Protect Your Firm from Phishing Scams
Email scams, particularly ‘phishing’ attempts are nothing new, having been around for over 25 years. However, with a recent upsurge in reported cases, retaining our vigilance as an Alliance is paramount, as is continuing to communicate about the risks. The pandemic-era rise of online scams has continued, with threats both new and familiar, so enhancing protection has never been more important.
Malicious emails are not always as obvious as they used to be. A known scam is to pose as someone the recipient may know and trust within the same network or alliance of firms. The email will then suggest that a mutual acquaintance is in some need – for example, they are stuck at the airport, they have been robbed, they have a family emergency or similar. Of course, the only way to fix this “problem” is to wire this “mutual friend” a sum of money. While this may seem transparent on paper, the attempts can be both persistent and extraordinarily convincing.
Another scam that we have seen involves finding public-domain information about an individual, then using that information to claim, for example, that they owe someone money, or that the person has a parcel waiting for them that they must pay for. This may take the form of calls to your work phone, the targeting of your work email or your social media profiles. Again, the interconnectivity of an alliance and the sharing of information increase the risk of this ruse actually being successful. Scammers know that the commonly used methods are becoming well-known and get ever more creative.
The collaborative trust of the Praxity Alliance could indeed be a fertile hunting ground for scams such as these. Other alliances are reporting these attempts happening with greater regularity. They may appear to be harmless requests from a colleague or friend, but on closer inspection reveal themselves to be fraudulent and malicious, using fake email addresses to gain sensitive information.
Identifying a Phishing Attempt:
Recognising various types of phishing scams is the primary way to defend your business. These scams can include a range of tactics, spanning from financial appeals to seemingly legitimate service providers requesting your engagement in specific tasks.
Check the email address:
Firstly, when receiving an email that is unusual, or requesting any unsolicited favour or task, double check the email address attached to the account. If it has not come from the individual’s usual domain, it may be an attempt to benefit from your firm. Some attempts use email addresses that are one or two characters different to the original owners, so keep a look out for unusual or unexpected characters.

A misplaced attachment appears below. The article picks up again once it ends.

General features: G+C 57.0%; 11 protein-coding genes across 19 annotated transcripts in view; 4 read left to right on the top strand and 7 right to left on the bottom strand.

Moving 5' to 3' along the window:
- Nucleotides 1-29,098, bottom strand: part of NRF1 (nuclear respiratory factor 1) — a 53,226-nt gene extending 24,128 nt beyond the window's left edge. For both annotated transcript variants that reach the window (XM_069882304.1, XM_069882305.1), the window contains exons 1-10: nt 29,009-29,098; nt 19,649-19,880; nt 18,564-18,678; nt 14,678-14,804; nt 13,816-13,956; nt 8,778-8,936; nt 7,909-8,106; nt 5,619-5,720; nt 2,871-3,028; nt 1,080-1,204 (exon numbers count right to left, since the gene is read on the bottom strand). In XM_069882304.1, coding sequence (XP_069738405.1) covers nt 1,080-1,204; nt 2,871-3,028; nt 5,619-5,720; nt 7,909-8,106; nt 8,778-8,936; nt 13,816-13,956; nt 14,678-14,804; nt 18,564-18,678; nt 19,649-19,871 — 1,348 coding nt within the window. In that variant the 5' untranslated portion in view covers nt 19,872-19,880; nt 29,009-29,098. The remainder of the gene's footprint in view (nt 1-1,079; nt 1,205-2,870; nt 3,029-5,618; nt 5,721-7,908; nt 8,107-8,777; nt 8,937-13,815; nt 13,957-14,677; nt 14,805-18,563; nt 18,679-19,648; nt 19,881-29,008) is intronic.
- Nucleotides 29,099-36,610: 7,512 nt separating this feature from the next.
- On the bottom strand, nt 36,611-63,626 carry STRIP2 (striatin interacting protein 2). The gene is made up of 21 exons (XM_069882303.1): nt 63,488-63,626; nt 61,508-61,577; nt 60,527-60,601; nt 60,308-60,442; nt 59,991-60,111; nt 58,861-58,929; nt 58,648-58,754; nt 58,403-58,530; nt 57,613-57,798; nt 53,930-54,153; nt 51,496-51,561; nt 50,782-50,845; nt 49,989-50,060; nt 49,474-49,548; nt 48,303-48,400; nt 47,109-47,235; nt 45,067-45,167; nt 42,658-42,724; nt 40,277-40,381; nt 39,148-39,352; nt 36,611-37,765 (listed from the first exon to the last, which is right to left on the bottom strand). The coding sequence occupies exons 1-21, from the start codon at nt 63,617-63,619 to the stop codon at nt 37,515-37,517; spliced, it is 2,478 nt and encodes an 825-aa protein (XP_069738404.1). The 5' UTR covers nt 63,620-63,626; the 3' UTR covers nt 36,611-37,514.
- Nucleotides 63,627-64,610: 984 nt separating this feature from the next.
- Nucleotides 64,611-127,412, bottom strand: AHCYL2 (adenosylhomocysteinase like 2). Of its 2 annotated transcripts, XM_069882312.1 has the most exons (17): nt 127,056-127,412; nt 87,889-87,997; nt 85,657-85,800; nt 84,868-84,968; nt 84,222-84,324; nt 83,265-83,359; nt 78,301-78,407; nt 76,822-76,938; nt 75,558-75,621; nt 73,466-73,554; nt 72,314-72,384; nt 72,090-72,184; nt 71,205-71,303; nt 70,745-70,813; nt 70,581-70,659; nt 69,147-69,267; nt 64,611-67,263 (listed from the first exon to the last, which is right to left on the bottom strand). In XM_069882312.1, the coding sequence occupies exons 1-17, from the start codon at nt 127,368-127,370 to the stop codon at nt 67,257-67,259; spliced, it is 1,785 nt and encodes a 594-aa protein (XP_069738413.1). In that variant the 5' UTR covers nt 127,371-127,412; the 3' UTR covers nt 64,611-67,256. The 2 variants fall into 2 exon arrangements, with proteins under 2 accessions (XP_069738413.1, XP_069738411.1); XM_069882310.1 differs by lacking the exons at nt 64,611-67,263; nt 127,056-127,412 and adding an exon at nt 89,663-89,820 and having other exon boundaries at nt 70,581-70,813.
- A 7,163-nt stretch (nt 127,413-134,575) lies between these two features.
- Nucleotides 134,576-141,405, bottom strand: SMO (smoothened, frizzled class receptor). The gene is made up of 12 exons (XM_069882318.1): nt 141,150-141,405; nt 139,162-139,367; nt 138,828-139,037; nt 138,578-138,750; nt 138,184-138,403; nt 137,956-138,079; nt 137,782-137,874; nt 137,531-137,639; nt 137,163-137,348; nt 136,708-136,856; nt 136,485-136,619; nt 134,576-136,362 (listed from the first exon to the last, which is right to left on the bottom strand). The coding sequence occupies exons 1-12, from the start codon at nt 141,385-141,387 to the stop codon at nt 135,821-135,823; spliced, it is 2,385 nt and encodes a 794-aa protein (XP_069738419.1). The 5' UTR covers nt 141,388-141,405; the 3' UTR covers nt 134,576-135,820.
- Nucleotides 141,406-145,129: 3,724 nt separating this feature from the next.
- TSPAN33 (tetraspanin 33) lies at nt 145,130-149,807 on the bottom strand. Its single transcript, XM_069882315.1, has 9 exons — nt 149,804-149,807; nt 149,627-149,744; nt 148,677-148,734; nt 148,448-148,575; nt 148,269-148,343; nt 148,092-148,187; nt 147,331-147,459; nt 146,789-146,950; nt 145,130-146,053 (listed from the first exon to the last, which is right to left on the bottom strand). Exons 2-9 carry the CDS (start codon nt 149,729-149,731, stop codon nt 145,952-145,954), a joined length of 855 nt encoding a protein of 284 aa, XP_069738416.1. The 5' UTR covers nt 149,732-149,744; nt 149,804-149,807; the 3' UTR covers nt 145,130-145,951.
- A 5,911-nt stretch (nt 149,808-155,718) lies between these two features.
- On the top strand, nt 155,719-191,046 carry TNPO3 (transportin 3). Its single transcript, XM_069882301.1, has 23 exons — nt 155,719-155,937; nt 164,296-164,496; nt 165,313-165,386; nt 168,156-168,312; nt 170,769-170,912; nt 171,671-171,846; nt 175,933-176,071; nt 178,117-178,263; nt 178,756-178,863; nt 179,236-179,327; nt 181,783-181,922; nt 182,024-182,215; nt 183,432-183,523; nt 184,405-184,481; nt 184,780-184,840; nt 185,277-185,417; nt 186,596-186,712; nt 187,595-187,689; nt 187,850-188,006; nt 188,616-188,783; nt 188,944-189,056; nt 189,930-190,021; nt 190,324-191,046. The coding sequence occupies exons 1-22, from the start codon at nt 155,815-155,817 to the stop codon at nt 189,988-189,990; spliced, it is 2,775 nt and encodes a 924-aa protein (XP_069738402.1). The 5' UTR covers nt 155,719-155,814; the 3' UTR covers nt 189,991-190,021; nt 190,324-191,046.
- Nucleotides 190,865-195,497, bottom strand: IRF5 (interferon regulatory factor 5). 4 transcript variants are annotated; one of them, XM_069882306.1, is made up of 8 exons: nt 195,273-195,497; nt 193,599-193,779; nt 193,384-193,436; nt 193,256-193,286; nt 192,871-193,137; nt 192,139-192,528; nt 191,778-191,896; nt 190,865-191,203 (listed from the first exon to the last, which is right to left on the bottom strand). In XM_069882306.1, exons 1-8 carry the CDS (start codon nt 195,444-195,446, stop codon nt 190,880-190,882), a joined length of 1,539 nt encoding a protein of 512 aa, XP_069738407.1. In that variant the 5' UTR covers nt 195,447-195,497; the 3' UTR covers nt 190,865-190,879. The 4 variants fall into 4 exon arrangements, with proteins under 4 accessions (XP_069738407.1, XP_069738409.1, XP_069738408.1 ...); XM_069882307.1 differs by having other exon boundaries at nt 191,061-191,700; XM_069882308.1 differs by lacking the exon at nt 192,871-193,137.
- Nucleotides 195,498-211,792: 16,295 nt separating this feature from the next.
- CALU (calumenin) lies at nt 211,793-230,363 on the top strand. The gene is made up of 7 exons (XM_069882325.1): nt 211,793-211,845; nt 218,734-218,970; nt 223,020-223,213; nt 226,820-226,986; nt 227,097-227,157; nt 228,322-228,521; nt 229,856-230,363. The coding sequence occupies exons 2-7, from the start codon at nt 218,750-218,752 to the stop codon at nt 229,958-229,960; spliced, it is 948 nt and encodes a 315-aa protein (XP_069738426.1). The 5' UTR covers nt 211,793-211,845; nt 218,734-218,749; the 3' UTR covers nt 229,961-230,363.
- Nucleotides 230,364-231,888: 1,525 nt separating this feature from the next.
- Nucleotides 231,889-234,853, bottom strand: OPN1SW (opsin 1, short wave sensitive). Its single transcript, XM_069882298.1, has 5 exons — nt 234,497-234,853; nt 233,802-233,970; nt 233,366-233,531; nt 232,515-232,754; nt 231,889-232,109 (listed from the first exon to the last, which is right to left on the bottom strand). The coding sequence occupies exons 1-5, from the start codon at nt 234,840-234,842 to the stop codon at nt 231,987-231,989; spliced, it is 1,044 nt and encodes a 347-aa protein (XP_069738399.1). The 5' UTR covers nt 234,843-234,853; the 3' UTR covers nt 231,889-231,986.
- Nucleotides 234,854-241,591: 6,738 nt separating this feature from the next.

Contact your Service Providers:
If an unsolicited email lands in your inbox from a service provider, particularly if this email requests that you open a link or scan a QR code, double check the link by hovering over it and viewing the website address before clicking. It’s always good practice to check these before you open them, as it may be an attempt to steal your password or other sensitive information. Never download software, click links or scan QR codes without first taking a pause.
Official requests from providers are highly unlikely to ask for personal information via email or require you to complete a task you have not requested. They will rarely ask that you enable macros, adjust security settings, or install applications. If in doubt, contact your service provider via the usual channels and ask them to confirm the email is from their team before completing any requests.
What Member Firms are Doing
Praxity member firms have long recognised the need to have safeguards in place. UK firm Shorts has put in measures to protect its IP address, with increased monitoring and auditing. It has also introduced Domain Name System filtering to provide an extra layer in the fight against malware. This provides keyword blocks to unsavoury types of websites, while helping to monitor internet traffic.